• Now, let’s go through the configuration and running of the linked rainfall-runoff model and river model, a look at how the methods in the OpenMI standard are used.After loading the OpenMI configuration editor I selected “add model” and browsed to find and select an OMI file. After that the configuration read the OMI file, where information about model dll, class name, and input file name and location could be found. Then the configuration editor created an instance of the model component and called the initialize method in the standard interface, passing the input file name and location as an argument. The model component could then initialized it selves, which typically involves reading the input file, allocation of memory and so on.
  • Just to make sure that there is not mystery associated with the OMI file let me show you an example.The LinkableComponent Type is the class name of the OpenMI compliant component – in this case it is RainfallRunoffModelLC and the Assembly is the name and location of the corresponding dll. With this information an instance of the component can be created.In this example there is only one argument – the path and file name for the input fileRemember that end-users do not have to worry about OMI files at all. OMI files are typically generated to the model user interface, so all the user need to do is to select the OMI file.
  • The next thing I did was to right click on the model – the yellow box, and select model properties.The configuration editor responded with presenting information about the rainfall-runoff model such as component ID and time horizon. The red arrows on the slide show which methods in the OpenMI standard interface, that was used to get this information.
  • I added the river model and created a connection between the two models. Right clicking on the connection brought up the connection properties dialog. All possible output exchange items for rainfall-runoff model were presented in the left panel and all possible input exchange items for the river model were presented in the right panel. Again this information was obtained through the OpenMI standard methods– in this case the GetInputExchangeItems and GetOutputExchangeItem methods. I made selections so discharge for the lumped catchment would be used a flow input at node 0 in the river model.After pressing the apply button, the configuration editor created a link object, which contained all this information.This object was then added to both the rainfall-runoff model and the river model, by use of the OpenMI standard Add link method. In this way both models were aware of what information they had to pass during the computation.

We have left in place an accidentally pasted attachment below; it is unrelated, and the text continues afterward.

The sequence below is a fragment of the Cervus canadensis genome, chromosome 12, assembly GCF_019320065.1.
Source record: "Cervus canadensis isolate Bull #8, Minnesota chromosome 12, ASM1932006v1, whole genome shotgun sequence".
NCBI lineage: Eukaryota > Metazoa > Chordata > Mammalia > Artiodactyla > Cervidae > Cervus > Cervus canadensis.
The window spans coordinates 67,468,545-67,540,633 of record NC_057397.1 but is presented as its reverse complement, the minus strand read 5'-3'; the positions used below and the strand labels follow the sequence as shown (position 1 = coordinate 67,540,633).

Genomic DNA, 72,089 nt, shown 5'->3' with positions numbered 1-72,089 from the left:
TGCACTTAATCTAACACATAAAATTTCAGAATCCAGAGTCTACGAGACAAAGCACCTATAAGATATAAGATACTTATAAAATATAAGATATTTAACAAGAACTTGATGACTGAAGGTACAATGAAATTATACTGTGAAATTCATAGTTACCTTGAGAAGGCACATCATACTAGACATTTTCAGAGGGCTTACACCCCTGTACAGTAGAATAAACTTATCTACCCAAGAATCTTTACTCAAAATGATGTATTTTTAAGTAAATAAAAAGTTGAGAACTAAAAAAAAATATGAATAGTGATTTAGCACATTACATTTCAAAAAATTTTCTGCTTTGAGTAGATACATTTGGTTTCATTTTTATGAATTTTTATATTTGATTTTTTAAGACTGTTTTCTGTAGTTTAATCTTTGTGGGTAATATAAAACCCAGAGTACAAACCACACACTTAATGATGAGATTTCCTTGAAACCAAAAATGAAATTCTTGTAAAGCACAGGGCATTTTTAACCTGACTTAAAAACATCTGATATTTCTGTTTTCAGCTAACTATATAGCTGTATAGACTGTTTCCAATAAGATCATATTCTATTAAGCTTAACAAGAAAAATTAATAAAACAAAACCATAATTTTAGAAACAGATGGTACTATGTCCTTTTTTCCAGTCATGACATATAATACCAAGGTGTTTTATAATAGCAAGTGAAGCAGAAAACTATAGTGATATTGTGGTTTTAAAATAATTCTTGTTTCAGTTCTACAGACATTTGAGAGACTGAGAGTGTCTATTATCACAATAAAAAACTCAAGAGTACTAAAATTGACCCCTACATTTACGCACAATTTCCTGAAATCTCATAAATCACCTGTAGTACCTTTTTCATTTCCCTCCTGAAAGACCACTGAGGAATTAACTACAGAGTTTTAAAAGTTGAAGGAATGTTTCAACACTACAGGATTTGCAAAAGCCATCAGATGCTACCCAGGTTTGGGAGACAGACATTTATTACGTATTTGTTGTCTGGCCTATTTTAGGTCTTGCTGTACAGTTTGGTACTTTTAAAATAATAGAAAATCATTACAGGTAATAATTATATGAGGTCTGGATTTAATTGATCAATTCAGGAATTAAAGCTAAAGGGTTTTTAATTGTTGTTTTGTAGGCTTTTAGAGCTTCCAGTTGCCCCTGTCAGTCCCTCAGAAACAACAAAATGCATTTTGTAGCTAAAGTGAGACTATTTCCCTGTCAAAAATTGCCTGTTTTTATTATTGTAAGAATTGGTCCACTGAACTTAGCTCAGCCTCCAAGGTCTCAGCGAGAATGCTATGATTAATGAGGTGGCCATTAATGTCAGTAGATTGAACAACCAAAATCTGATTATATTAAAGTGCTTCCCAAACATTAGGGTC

• After the trigger was added to the configuration I selected Run from the composition menu.As you can see from the list of OpenMI standard methods there are not run method. OpenMI is using the so called pull-driven architecture. This means that all components will stay idle until another component asks for data. Asking for data takes place by use of the OpenMI standard GetValues method. <click>The trigger component will start calculations by invoking the GetValues method <click> in the river model, asking for some data corresponding to the end time for the simulation. <click>Because the river model at this time is at it’s initial state it must start it’s internal time stepping loop to get to the time where is can deliver the data.But since the river model is linked to the rainfall-runoff model it must before each time step obtain the inflow to it’s top node from this model according to the link we defined earlier. So the river model invokes the GetValues method <click> in the rainfall-runoff model with a time argument that corresponds to the time at which it needs the flow.<click> The rainfall-runoff model does not have any incoming links so it can simply do as many time steps as needed in order to get to the state where it has calculated the requested flow. Since there is no requirements for the linked models to use the same time step length most likely the rainfall-runoff model will use simple interpolation to calculate the flow corresponding to the requested time. <click>The rainfall-runoff model can then return the flow <click> and the river model can complete it’s time step. Before proceeding with the next time step the river model will again invoke the GetValues method in the rainfall-runoff model <click> and the whole story repeat it selves <click> until the river model has reached the time for which the trigger initially asked for data and the controle is returned to the trigger <click>.All the configuration editor now need to do is to invoke the finish and the <click> dispose method in all components, allowing these to save output, close files, de-allocate memory and so on.